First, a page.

Impact of a virtual educational intervention on knowledge and awareness of biomedical waste management among Peruvian dental professionals

César Cayo-Rojas, Gissela Briceño-Vergel, Nancy Córdova-Limaylla, José Huamani-Echaccaya, Manuel Castro-Mena, Paolo Lurita-Córdova, Judit Bermúdez-Mendoza, Clifford Allen-Revoredo, Jorge Torres-Vásquez, Marysela Ladera-Castañeda

Producción científica: Contribución a una revistaArtículorevisión exhaustiva


Waste from healthcare is a significant global issue, with around 85% of it being common waste and the remaining 15% being hazardous waste that is infectious and toxic. Dentistry uses various materials that create a substantial amount of biomedical waste capable of impacting the environment. Therefore, the purpose of this study was to assess the effects of a virtual educational program on the knowledge and awareness of dental material recycling and reuse, as well as biomedical waste management, among dental professionals in Peru. The current study was a longitudinal and quasi-experimental evaluation of 165 dentists from Peru. A validated questionnaire consisting of 30 items was administered at three different intervals (pre-test, immediate post-test, and 14-day post-test). Statistical analysis was conducted using the Mann Whitney U and Kruskal Wallis H tests to compare scores between categories of each sociodemographic variable, and the Cochrane’s Q and Friedman test was used for related measures comparison. A significance level of p < 0.05 was considered. When comparing the percentage of correct responses regarding recycling and reuse of dental materials and biomedical waste management between the pre-test and the immediate post-test, a significant improvement in knowledge was observed for most of the questionnaire items (p < 0.05). At 14 days after the test, those who studied at a private university, unmarried, bachelors, non-specialists, non-teachers and have less than 10 years of professional experience did not did not retain knowledge on biomedical waste management (p < 0.05) or recycling and reusing dental materials (p < 0.05) to a significant extent. There was a significant enhancement in dentists' knowledge and awareness of managing biomedical waste, recycling, and reusing dental materials following the educational intervention. This improvement was observed across all sociodemographic variables considered in the study. However, this knowledge was not retained beyond two weeks for those who studied at a private university, unmarried, bachelor, with no specialty, non-teachers and with less than 10 years of professional experience. Government authorities should encourage oral health professionals to conduct research with educational interventions focused on improving and evaluating the sustainability and environmental impact of dental practices. This will enable professionals to better understand, control and evaluate the consequences of their practical work.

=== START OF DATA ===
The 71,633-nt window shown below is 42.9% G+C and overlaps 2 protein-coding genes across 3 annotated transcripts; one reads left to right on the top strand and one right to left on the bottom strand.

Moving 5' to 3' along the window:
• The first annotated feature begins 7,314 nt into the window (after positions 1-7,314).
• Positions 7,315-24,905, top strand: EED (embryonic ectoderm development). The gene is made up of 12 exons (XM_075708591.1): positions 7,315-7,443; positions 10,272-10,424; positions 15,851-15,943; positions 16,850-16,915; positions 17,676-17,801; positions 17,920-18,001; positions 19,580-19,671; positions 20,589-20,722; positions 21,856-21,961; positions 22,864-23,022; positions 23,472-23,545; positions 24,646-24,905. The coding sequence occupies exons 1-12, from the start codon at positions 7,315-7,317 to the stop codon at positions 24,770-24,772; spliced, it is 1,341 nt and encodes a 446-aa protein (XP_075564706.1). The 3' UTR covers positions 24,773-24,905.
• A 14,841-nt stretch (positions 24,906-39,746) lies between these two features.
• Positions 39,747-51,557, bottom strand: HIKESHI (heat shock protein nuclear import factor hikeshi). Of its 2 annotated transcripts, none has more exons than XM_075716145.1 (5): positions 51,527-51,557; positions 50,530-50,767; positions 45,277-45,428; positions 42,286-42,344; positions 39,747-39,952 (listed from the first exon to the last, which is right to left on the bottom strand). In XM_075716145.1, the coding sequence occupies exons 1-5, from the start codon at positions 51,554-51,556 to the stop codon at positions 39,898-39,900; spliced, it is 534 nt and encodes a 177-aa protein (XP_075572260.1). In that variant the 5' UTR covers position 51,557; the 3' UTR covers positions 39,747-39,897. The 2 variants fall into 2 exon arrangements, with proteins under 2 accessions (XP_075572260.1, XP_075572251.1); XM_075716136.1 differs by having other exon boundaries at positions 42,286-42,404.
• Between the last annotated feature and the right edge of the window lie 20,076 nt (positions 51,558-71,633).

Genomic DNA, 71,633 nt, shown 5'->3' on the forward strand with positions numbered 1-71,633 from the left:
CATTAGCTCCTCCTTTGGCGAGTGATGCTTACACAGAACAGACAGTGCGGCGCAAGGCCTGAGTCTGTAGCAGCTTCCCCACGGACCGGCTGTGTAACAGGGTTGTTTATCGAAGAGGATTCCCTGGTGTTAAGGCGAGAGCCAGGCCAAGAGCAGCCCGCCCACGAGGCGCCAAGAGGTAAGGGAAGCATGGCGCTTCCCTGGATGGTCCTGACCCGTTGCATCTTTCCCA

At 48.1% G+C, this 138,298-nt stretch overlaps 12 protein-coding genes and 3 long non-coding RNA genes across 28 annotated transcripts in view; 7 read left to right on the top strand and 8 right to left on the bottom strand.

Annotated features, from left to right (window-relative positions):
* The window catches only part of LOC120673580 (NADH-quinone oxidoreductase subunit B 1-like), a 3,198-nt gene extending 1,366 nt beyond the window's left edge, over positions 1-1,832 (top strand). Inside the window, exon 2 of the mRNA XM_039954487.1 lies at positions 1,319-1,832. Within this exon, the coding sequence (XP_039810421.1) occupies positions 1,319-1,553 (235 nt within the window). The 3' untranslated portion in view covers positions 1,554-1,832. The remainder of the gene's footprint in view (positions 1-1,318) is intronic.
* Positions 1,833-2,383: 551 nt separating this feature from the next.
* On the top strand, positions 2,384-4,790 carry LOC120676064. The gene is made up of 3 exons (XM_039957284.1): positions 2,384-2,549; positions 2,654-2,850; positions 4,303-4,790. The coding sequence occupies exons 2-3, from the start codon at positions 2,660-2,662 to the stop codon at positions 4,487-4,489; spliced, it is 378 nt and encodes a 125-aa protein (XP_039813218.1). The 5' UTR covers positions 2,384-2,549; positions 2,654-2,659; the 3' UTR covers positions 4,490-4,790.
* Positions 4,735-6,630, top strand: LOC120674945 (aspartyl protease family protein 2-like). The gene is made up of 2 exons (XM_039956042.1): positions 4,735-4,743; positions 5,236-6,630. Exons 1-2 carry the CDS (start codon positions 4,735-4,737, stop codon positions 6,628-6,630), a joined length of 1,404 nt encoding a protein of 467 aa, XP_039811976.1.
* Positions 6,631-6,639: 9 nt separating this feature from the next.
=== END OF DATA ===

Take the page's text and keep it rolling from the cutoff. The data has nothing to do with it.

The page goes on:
Idioma originalInglés
Número de artículo22346
PublicaciónScientific Reports
EstadoPublicada - dic. 2023
Publicado de forma externa


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